Cabrera believes that ruling is stripping her of the her right to run for office. Escamilla believes the court is just enforcing the law.

In 2006, Arizona passed a law that made English the official language of the state. Earlier, in 1910, Congress passed the Enabling Act, which allowed Arizona to become a state with certain requirements. Among them was one that addressed the English language.

"The ability to read, write, speak, and understand the English language sufficiently well to conduct the duties of the office without aid of an interpreter shall be a necessary qualification for all state officers and members of the state legislature," a section of the act reads.

But Cabrera's lawyers argued in court that her disqualification was unfair and may be unconstitutional, seeing as there is not an actual standard for a specific level of proficiency for a council candidate.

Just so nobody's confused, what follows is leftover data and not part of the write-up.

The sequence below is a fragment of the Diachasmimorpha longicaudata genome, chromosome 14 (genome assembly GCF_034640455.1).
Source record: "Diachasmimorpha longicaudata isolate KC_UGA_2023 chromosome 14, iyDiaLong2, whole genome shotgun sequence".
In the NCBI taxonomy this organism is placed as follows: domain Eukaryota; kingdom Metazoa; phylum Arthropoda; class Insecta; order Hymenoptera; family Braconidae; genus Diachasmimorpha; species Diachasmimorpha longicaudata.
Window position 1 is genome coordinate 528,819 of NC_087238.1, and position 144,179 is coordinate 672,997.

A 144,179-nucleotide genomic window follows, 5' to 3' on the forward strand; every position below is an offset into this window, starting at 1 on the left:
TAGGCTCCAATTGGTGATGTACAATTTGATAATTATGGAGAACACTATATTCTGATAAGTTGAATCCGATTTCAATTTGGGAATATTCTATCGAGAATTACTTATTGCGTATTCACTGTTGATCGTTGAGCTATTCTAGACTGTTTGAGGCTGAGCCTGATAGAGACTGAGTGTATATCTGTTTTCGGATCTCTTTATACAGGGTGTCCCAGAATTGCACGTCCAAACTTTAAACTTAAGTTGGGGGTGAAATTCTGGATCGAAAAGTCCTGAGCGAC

That’s something Escamilla disagrees with vehemently.

“We are not taking Alejandrina’s rights away - we are just following the state law,” he said.

Cabrera believes the mayor and others have taken the issue too far, that she is well-qualified to serve the community she lives in, and that the language testing she was given was at a much higher level than necessary.

“I am not applying for a job with President Obama,” she said. “All I want is to do my job as an activist helping my community.”

Glenn Gimbut, the city attorney for San Luis, says he believes the right decision was made for the people of San Luis.

“The votes of the people who might have voted for her would have been wasted, because they could have voted for someone better prepared to be an elected official,” Gimbut told CNN.

But one resident, Ana Maria Beal, said that someone with Cabrera’s background is exactly the kind of person she’d like to see represent her.

“She is someone who wants to work and worries for our people. That’s the type of person we need up there,” she said. “We don’t want someone who comes from Harvard.”

And that sentiment may be why Cabrera plans to appeal the decision, according to an interview with the Yuma Sun.

“I can't give details about the appeal, but the judge's decision was not just,” Cabrera told the newspaper. “He can't take away my constitutional rights, and if he takes away my rights, he takes away the rights of the community.”